Review: Preserve It Reader In Remembrance Of Me

Preserve It Reader In Remembrance Of Me

Preserve It Reader In Remembrance Of Me: The Writings and Saga of American Civil War Soldier George W. Belles

By Ron Bardnell

In my twenty-one years of doing genealogical research I have documented 59 Civil War soldiers, both Union and Confederate.  In all my research I have never been fortunate enough to find even one letter or diary written by any of them (negating, of course, my more famous and distantly related cousins Ulysses S. Grant, Benjamin F. Butler, John C. Breckinridge and James Butler “Wild Bill” Hickok).  Not that letters from Civil War soldiers are rare by any means, but I just have not been able to find any from my family.

In that respect, Ron Bardnell is fortunate, for in his wife’s family there has been passed down to her a cache of letters and a diaries written by her great great grandfather, George W. Belles, who enlisted as a private, for 3 years term or the duration of the war, in Company E of the 139th Pennsylvania Infantry on September 1st, 1862.  Mr. Bardnell writes in his prologue, that the letters in diaries, were packed neatly away in a box in a closet corner, occasionally taken out and looked at and then replaced, a fate I am sure many, many similar cashes of Civil War soldiers letters and diaries share.

After his children had all grown and left home, Mr. Bardnell withdrew the box from the closet, once again, to read and enjoy its contents.  He notes that George Belles seemed to posses a larger view of the times through which he lived, and realized the historical significance of the changes taking place.  And then he turned to the last diary entry and read: “This book I want preserved while I remain and when I am gone I want it handed down to others who still survive as a memoranda of what I have seen and experienced myself.  It relates the circumstances of each day the weather and other proceedings.  This book I trust shall live when I with my companions in the army have passed away.  I want its pages kept secure for generations to come for their benefit and good of all.  Who may chance to read it preserve it reader in remembrance of me.” And thus, thanks to the valiant efforts of Mr. Bardnell, George W. Belles, has gotten his wish, his letters and diaries have been published in book form and thereby preserved for many future generations to come.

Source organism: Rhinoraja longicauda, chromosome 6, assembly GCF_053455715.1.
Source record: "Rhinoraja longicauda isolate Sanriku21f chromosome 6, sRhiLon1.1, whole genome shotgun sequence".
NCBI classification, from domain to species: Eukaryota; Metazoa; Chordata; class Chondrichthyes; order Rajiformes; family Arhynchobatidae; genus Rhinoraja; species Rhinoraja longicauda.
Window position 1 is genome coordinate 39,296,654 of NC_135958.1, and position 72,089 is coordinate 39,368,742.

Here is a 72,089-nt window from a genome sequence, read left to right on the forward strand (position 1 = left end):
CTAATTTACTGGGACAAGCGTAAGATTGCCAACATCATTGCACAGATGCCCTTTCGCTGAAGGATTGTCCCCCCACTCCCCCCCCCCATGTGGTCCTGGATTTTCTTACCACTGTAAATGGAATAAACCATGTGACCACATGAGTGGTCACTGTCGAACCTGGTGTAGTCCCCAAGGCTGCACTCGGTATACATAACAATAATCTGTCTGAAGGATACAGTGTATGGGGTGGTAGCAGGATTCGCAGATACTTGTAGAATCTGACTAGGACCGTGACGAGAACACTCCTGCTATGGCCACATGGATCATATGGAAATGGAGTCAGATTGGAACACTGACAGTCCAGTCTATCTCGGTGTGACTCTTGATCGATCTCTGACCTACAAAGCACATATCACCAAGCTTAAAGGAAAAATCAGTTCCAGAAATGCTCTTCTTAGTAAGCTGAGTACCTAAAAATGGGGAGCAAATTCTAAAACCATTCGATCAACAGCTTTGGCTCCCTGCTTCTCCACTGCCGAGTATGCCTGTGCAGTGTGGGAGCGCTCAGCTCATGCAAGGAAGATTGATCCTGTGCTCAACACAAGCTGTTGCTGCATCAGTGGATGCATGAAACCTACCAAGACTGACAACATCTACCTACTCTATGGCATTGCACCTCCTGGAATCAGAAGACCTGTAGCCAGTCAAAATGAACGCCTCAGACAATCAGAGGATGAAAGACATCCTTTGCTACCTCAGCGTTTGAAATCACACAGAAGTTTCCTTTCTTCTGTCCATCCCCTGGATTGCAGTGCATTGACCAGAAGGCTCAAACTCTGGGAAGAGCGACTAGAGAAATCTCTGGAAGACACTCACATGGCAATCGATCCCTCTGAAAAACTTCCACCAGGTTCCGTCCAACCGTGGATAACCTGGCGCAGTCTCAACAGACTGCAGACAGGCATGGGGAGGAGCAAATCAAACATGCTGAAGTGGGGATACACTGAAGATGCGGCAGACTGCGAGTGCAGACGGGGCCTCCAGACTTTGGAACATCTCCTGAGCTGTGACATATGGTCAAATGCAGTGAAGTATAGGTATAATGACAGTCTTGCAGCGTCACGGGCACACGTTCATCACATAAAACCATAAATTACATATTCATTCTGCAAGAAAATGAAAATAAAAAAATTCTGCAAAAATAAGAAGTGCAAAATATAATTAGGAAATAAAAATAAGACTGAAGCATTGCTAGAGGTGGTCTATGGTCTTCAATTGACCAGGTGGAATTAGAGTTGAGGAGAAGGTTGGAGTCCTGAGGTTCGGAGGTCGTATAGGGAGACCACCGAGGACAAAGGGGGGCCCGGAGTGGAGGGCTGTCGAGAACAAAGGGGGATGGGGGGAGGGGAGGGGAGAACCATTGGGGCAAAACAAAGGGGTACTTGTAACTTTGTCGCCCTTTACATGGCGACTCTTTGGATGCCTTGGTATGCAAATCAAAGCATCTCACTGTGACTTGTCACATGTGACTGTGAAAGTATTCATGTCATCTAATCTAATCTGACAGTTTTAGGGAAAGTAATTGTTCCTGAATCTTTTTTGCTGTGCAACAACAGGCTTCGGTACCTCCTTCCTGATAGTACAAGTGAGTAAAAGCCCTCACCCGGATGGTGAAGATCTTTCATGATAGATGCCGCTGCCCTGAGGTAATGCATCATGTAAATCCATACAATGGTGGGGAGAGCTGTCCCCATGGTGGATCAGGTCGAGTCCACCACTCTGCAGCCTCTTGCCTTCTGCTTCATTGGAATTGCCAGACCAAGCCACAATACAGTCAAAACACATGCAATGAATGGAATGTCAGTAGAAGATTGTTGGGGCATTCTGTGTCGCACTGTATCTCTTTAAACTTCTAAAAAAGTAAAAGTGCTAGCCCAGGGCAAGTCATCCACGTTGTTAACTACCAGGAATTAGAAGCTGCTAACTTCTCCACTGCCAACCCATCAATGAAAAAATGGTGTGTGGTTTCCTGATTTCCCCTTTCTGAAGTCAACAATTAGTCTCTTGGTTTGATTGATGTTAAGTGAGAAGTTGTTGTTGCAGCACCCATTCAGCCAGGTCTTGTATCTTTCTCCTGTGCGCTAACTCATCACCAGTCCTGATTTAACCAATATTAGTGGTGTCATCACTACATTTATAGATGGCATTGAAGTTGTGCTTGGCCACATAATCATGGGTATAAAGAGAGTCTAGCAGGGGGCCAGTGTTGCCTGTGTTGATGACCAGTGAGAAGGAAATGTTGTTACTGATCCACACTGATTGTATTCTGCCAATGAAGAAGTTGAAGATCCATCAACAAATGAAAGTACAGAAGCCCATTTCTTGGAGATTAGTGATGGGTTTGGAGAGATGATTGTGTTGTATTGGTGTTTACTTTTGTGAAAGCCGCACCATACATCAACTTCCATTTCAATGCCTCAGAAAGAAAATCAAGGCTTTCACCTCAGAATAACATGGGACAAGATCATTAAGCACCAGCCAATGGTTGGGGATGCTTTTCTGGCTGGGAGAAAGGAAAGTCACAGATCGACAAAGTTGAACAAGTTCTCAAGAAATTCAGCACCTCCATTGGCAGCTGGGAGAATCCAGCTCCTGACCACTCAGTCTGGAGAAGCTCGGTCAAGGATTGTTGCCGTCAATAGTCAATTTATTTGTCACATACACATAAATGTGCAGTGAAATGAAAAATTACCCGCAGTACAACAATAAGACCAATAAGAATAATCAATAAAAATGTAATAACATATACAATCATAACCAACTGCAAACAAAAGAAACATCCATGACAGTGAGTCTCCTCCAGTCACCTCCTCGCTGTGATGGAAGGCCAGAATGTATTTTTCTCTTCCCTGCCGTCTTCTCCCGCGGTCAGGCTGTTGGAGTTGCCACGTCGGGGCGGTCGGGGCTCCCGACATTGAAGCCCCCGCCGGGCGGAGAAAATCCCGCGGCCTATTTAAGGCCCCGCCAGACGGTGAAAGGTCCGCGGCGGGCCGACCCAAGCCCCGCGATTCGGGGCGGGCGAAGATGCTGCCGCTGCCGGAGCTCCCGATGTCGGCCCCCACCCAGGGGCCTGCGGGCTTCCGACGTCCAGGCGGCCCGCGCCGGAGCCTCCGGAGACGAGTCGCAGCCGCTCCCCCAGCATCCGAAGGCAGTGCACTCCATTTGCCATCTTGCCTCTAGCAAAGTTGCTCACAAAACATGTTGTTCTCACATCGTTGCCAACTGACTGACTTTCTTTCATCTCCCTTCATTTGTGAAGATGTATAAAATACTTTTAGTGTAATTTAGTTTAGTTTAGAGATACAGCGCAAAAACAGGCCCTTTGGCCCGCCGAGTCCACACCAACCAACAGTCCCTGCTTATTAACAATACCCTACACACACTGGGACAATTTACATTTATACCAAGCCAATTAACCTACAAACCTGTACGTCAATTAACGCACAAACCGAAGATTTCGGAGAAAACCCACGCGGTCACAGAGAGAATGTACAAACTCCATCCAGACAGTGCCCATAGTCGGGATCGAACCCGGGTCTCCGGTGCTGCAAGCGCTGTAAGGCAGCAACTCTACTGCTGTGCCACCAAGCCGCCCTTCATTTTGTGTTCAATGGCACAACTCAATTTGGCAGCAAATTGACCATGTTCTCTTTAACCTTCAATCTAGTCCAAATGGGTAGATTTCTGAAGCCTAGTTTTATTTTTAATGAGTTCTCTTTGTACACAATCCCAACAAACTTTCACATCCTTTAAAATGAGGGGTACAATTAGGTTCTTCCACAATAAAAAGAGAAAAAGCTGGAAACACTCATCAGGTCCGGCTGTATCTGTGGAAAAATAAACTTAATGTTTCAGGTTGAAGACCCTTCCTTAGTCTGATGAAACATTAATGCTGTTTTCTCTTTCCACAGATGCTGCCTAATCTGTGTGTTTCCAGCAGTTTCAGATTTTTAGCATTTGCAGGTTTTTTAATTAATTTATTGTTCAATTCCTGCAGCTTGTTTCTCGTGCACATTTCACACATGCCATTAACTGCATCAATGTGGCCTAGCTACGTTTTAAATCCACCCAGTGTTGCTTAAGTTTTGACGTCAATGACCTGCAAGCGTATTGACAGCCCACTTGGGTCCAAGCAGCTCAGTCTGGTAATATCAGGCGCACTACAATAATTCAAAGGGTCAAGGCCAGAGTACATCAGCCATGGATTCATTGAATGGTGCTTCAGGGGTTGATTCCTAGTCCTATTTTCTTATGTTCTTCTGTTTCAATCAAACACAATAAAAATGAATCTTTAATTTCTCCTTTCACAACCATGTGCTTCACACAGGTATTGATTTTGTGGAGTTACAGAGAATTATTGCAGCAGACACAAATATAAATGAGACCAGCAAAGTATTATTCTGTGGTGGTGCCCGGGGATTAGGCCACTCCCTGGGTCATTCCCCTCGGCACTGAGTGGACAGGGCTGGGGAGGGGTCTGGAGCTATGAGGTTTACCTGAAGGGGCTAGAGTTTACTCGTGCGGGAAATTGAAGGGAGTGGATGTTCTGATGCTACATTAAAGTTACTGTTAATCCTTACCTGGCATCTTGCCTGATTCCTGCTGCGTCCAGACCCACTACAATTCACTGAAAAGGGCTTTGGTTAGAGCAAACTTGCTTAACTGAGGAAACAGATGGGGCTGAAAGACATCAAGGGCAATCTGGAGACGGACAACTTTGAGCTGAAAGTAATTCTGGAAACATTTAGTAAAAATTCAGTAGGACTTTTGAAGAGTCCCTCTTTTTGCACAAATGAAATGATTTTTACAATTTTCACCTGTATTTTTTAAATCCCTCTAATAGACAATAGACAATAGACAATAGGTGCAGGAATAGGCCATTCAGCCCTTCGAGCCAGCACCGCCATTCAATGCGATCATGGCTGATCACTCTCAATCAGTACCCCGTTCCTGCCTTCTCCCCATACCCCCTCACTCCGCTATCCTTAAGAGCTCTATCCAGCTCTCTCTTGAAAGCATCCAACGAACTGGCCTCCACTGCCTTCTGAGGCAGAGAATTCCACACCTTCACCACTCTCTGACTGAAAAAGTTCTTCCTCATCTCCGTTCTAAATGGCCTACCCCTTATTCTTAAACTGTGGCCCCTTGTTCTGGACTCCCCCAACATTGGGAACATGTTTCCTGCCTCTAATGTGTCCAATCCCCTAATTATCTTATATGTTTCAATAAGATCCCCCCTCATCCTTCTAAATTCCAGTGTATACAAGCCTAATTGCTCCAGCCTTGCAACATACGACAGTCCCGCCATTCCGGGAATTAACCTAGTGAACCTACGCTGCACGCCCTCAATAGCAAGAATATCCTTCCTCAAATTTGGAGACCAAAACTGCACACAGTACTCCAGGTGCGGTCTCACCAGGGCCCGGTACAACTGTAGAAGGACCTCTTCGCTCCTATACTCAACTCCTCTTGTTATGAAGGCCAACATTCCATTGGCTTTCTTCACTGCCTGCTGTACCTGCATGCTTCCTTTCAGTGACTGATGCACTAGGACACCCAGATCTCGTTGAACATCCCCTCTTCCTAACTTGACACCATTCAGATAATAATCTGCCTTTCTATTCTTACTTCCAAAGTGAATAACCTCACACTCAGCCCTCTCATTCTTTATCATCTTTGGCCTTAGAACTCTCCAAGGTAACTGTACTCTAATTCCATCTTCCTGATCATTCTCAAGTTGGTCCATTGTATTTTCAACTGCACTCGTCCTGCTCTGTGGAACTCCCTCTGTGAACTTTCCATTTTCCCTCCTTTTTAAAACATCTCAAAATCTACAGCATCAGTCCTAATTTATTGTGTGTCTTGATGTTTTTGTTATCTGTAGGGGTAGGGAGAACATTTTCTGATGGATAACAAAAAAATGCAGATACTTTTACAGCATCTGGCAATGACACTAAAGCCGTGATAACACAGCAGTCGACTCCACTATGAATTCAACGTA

Mr. Bardnell, has arranged the letters chronologically, and grouped them into chapters.  At the head of each, he has written some basic introductory information, filling the readers in on events and giving them an idea of what to look for in the content of the following letters.

Through the eyes of George W. Belles, the reader sees the first signs of war, as we follow the 139th Pennsylvania to Manassas, Virginia, just days after the Second Battle of Bull Run and their first military assignment, burying the dead.  As we follow George Belles, through Fredericksburg, Chancellorsville, Gettysburg, Grant’s Overland Campaign, and the Siege of Petersburg, we see the ranks of Company E dwindle, and George’s writing takes on a sense that he will not survive the war, his letters grow increasingly desperate and gloomy, and he beg others to pray for him.

I do have some very minor quibbles with the book.  The first and most significant of which is that the book does not include a full transcript of Belles’ diaries.  Secondly, Mr. Bardnell’s chapter introductions are in a standard printed text, while the transcribed letters are presented in a cursive font, though I understand the intent is to replicate the look of the letters, it gives the book a more amateurish presentation. And lastly there is no index, an omission which I find incredibly frustrating, as in my view every nonfiction book published should always include an index.  A book with no index greatly diminishes its worth as a research tool.  That being said, however . . .

George W. Belles’ prayers have been answered, he lived to see the end of the war, and after nearly one hundred fifty years, his letters and diaries have survived as well.  They are a fascinating look that the Civil War through the eyes of a soldier who fought it, and thanks to Mr. Bardnell, they have been preserved.

ISBN 978-0557064182,, © 2009, Trade Paperback, 250 pages, Photographs, Maps, Glossary, Bibliography. $19.95.

Check out Brett’s list of the Top 10 Civil War Blogs!

Read many Civil War Book Reviews here at TOCWOC – A Civil War Blog!

Check out Brett’s Civil War Books!

Did you enjoy this blog entry?  Subscribe to TOCWOC’s RSS feed today!

Please consider using the ShareThis feature below to spread the word.







Leave a Reply

Your email address will not be published. Required fields are marked *